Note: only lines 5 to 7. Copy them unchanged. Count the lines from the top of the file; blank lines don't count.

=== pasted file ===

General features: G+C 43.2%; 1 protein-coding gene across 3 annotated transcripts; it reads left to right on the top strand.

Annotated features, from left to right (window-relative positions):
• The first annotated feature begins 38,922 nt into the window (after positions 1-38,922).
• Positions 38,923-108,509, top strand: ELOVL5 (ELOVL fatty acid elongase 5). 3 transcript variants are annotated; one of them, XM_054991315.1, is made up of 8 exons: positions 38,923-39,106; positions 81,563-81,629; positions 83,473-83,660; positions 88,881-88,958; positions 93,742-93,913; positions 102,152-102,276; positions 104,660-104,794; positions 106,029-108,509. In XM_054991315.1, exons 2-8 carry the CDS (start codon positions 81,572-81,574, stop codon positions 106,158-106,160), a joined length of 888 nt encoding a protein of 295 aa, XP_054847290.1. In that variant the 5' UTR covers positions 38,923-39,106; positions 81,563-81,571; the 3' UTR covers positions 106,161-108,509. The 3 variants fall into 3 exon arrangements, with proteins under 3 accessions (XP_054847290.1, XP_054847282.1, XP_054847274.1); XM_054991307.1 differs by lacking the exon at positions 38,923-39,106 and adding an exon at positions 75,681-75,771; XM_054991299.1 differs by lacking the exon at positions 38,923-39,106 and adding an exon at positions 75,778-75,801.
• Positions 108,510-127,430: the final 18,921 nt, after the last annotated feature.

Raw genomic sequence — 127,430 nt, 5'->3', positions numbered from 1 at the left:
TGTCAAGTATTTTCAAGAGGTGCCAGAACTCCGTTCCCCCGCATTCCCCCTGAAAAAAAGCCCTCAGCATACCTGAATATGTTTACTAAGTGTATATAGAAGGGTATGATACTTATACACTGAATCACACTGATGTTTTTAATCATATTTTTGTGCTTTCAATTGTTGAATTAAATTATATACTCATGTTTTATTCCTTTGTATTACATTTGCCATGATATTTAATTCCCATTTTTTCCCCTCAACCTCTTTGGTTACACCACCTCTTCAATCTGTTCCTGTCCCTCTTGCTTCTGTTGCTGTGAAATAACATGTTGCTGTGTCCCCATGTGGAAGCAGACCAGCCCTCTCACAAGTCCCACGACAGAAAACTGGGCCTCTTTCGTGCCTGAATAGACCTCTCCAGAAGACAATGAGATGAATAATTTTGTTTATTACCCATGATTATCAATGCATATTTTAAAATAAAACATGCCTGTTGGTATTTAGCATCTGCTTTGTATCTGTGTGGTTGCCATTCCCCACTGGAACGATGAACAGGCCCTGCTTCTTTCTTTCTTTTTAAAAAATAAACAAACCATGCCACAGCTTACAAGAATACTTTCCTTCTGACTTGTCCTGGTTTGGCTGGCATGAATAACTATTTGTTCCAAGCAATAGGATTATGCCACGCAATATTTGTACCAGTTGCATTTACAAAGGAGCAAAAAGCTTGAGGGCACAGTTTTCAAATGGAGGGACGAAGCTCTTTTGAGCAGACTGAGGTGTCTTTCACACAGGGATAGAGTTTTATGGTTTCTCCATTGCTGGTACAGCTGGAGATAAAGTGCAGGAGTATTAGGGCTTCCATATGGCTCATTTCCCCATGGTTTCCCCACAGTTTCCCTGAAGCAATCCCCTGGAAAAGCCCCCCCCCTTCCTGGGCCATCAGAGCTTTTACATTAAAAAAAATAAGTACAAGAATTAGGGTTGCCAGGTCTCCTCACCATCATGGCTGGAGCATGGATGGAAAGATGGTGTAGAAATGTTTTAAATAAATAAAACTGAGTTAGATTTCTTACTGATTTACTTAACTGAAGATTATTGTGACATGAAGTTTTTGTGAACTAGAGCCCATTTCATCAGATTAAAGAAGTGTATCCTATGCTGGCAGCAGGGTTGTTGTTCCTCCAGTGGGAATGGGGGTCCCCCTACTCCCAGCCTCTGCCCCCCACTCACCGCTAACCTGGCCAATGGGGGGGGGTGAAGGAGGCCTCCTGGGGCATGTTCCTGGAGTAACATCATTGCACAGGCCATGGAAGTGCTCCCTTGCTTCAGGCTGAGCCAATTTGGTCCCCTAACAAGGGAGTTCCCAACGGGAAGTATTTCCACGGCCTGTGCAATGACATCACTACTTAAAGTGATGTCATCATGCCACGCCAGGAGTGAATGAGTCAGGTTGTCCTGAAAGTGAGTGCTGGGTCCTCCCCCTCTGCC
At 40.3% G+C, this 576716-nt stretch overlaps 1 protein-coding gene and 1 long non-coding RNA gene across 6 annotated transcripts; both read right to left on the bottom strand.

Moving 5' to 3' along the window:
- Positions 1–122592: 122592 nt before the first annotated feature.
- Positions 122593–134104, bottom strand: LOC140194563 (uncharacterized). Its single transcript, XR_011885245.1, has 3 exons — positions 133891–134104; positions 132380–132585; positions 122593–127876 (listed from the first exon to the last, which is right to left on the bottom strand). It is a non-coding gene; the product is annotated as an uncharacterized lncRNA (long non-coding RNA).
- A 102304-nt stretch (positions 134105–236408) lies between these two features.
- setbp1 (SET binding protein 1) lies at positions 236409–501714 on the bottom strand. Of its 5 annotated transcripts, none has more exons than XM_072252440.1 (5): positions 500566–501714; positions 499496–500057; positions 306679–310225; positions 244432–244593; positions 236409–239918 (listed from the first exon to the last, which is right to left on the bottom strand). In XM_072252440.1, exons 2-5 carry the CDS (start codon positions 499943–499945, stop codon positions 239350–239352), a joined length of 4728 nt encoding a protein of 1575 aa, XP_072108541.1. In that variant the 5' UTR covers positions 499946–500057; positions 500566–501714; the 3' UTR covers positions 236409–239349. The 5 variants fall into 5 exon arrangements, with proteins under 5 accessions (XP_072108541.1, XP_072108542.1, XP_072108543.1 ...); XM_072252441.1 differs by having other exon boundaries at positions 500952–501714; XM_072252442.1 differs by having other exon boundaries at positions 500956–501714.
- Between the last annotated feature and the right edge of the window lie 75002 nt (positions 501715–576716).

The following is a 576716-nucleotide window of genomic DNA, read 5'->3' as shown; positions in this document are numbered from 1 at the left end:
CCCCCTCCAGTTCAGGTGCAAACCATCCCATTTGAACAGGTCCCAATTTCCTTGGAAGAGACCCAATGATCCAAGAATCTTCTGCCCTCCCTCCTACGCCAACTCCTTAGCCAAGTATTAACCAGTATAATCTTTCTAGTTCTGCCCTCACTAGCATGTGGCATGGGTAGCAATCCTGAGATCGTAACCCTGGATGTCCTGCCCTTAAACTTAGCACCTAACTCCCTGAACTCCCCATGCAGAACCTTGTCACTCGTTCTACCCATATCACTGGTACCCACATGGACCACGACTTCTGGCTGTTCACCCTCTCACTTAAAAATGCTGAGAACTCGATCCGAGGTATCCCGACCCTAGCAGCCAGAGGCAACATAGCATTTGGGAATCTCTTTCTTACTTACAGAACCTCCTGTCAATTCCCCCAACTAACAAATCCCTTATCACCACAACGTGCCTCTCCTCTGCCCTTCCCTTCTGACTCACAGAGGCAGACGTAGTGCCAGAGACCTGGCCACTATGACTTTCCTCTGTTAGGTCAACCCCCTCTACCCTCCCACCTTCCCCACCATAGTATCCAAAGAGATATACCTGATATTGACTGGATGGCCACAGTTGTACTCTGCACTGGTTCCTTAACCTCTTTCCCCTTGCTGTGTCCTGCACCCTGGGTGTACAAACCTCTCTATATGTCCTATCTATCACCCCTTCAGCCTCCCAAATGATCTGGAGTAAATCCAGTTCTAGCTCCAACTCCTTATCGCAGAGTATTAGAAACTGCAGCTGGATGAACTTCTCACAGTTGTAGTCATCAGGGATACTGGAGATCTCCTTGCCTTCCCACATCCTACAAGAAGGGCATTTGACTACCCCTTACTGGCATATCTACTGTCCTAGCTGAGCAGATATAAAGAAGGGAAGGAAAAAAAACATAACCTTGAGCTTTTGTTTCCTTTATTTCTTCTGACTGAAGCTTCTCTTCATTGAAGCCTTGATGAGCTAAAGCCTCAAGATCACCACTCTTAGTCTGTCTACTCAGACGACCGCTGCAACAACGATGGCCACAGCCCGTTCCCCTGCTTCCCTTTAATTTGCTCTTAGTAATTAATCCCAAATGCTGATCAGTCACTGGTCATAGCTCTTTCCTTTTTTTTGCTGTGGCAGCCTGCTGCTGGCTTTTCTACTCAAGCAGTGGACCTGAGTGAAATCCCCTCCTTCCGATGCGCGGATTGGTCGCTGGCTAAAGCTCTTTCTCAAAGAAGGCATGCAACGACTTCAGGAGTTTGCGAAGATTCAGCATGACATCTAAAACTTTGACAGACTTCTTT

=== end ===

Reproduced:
• Positions 108,510-127,430: the final 18,921 nt, after the last annotated feature.

Raw genomic sequence — 127,430 nt, 5'->3', positions numbered from 1 at the left:
TGTCAAGTATTTTCAAGAGGTGCCAGAACTCCGTTCCCCCGCATTCCCCCTGAAAAAAAGCCCTCAGCATACCTGAATATGTTTACTAAGTGTATATAGAAGGGTATGATACTTATACACTGAATCACACTGATGTTTTTAATCATATTTTTGTGCTTTCAATTGTTGAATTAAATTATATACTCATGTTTTATTCCTTTGTATTACATTTGCCATGATATTTAATTCCCATTTTTTCCCCTCAACCTCTTTGGTTACACCACCTCTTCAATCTGTTCCTGTCCCTCTTGCTTCTGTTGCTGTGAAATAACATGTTGCTGTGTCCCCATGTGGAAGCAGACCAGCCCTCTCACAAGTCCCACGACAGAAAACTGGGCCTCTTTCGTGCCTGAATAGACCTCTCCAGAAGACAATGAGATGAATAATTTTGTTTATTACCCATGATTATCAATGCATATTTTAAAATAAAACATGCCTGTTGGTATTTAGCATCTGCTTTGTATCTGTGTGGTTGCCATTCCCCACTGGAACGATGAACAGGCCCTGCTTCTTTCTTTCTTTTTAAAAAATAAACAAACCATGCCACAGCTTACAAGAATACTTTCCTTCTGACTTGTCCTGGTTTGGCTGGCATGAATAACTATTTGTTCCAAGCAATAGGATTATGCCACGCAATATTTGTACCAGTTGCATTTACAAAGGAGCAAAAAGCTTGAGGGCACAGTTTTCAAATGGAGGGACGAAGCTCTTTTGAGCAGACTGAGGTGTCTTTCACACAGGGATAGAGTTTTATGGTTTCTCCATTGCTGGTACAGCTGGAGATAAAGTGCAGGAGTATTAGGGCTTCCATATGGCTCATTTCCCCATGGTTTCCCCACAGTTTCCCTGAAGCAATCCCCTGGAAAAGCCCCCCCCCTTCCTGGGCCATCAGAGCTTTTACATTAAAAAAAATAAGTACAAGAATTAGGGTTGCCAGGTCTCCTCACCATCATGGCTGGAGCATGGATGGAAAGATGGTGTAGAAATGTTTTAAATAAATAAAACTGAGTTAGATTTCTTACTGATTTACTTAACTGAAGATTATTGTGACATGAAGTTTTTGTGAACTAGAGCCCATTTCATCAGATTAAAGAAGTGTATCCTATGCTGGCAGCAGGGTTGTTGTTCCTCCAGTGGGAATGGGGGTCCCCCTACTCCCAGCCTCTGCCCCCCACTCACCGCTAACCTGGCCAATGGGGGGGGGTGAAGGAGGCCTCCTGGGGCATGTTCCTGGAGTAACATCATTGCACAGGCCATGGAAGTGCTCCCTTGCTTCAGGCTGAGCCAATTTGGTCCCCTAACAAGGGAGTTCCCAACGGGAAGTATTTCCACGGCCTGTGCAATGACATCACTACTTAAAGTGATGTCATCATGCCACGCCAGGAGTGAATGAGTCAGGTTGTCCTGAAAGTGAGTGCTGGGTCCTCCCCCTCTGCC